It’s not a common occurrence for me to take notice of Speed (ice) Skating but when the Winter Olympics come by every four years I seem to enjoy it, especially when there’s controversy. Don’t we all?
Most sports fan, and those who indulge in the Olympic spirit, don’t just enjoy the Olympics as a sporting spectacle but also anticipate a level of abnormality in an event.
Moments that go down in sporting and Olympic history like the sportsmanship of Canadian sailor Lawrence Lemieux at the 1988 Seoul Summer Games – sacrificing his position to save Singaporean sailors Joseph Chan and Shaw Her Siew who capsised their boat (Lemieux was credited with a second place finish in that race en route to finishing 11th overall).
He would also be awarded a Pierre de Coubertin medal by then-IOC President Juan Antonio Samaranch.
The 1968 Olympics Black Power salute was another moment in history with an act of protest by the African-American athletes Tommie Smith and John Carlos during their medal ceremony in Mexico City.
As they turned to face their flags and hear the American national anthem they each raised a black-gloved fist and kept them raised until the anthem had finished.
Smith, Carlos and Australian silver medalist Peter Norman all wore human rights badges on their jackets.
In his autobiography, Silent Gesture, Tommie Smith stated that the gesture was not a “Black Power” salute, but a “human rights salute”. The event is regarded as one of the most overtly political statements in the history of the modern Olympic Games.
One that comes to mind for Australians, and refers to the subject at hand, is the Gold Medal winning ‘performance’ by Steven Bradbury in the 2002 Winter Games in Salt Lake City. I highlight the word ‘performance’ as his efforts were somewhat lacking but he admitted that was his actual game-plan.
After qualifying for the 1000m speed skating quarter-finals Bradbury literally took a backseat to the Gold medal.
He progressed through the quarters via an opponents disqualification to be given no chance of making it any further.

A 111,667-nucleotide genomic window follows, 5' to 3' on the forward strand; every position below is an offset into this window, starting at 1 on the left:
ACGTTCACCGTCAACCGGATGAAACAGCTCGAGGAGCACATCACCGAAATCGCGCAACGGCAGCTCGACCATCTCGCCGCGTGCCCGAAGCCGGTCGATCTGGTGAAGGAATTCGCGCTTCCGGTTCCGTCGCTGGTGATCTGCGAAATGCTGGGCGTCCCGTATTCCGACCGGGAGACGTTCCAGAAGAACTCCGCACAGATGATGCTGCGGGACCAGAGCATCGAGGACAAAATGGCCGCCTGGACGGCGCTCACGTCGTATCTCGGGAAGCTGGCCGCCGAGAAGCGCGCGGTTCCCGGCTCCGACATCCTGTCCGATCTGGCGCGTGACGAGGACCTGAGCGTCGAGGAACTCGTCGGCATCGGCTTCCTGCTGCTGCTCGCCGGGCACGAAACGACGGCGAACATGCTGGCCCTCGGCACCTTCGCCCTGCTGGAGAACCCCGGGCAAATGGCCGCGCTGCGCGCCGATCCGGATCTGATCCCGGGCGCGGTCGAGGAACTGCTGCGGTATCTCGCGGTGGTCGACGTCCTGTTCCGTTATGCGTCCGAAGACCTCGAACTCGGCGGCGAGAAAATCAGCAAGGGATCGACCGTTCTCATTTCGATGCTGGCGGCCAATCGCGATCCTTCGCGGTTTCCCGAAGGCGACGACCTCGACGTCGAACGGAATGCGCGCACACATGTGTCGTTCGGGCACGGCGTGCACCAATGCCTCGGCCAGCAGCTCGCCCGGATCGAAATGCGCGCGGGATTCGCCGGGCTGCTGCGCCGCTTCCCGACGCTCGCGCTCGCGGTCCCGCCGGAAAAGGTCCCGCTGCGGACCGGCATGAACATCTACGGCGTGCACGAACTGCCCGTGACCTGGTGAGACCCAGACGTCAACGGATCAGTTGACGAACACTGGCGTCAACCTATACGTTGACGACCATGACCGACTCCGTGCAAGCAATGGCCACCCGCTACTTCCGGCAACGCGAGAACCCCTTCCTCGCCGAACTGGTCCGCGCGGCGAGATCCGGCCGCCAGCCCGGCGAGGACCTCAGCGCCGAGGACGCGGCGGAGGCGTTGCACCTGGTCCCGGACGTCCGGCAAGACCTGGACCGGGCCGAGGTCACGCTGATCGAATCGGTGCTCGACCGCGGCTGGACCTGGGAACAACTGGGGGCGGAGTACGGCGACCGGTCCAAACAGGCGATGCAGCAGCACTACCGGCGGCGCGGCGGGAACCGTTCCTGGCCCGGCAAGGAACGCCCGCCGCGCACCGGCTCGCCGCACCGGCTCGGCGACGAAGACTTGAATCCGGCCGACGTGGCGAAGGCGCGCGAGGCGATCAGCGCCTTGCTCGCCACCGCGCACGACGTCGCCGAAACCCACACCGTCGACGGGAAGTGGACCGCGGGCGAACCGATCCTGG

Bradbury was happy to sit behind defending champion Kim Dong-Sung of South Korea, multiple Olympic medallist Li Jiajun of China and Mathieu Turcotte of Canada hoping they would crash. And crash they did, paving the way for the Australian to take second place and allowing him through to the final.
Entering the last turn of the Final, Bradbury was trailing skaters Ohno, Ahn Hyun-Soo, Li and Turcotte (who were on another level) as part of his plan ‘wait and see what happens’.
Again, his plan was successful! All skaters crashed out on the final turn and Bradbury, who was coasting 15m behind the pack, strolled over and took Gold for Australia.
After unsuccessful protests from fellow competitors and the demand of a re-race, Bradbury became the first person from any southern hemisphere country to win a Winter Olympic event.
With the Sochi Winter Olympics a matter of days away it seems the Speed Skaters are flaring controversy again (which I’m excited about), this time at the European Championship in Dresden.
Three-time Olympic short track gold medallist Viktor Ahn lead Russia to team relay glory, but it seems that his rival Sjinkie Knegt was far from happy with defeat.
Knegt immediately reacted to the loss by raising both his middle fingers in an obscene gesture towards Ahn. Unsurprisingly, this led to his disqualification.
Knegt also kicked out in Ahn’s direction in such a terrible display of unsportsmanlike conduct, although he was far enough away that he was no chance of connecting the attempt was worse enough.
The European Championship represents the final major tournament before next month’s Winter Games . Both Knegt and Ahn will compete in the short track speed skating and I for one will be keeping a close one on this event when it commences February 10 in Russia.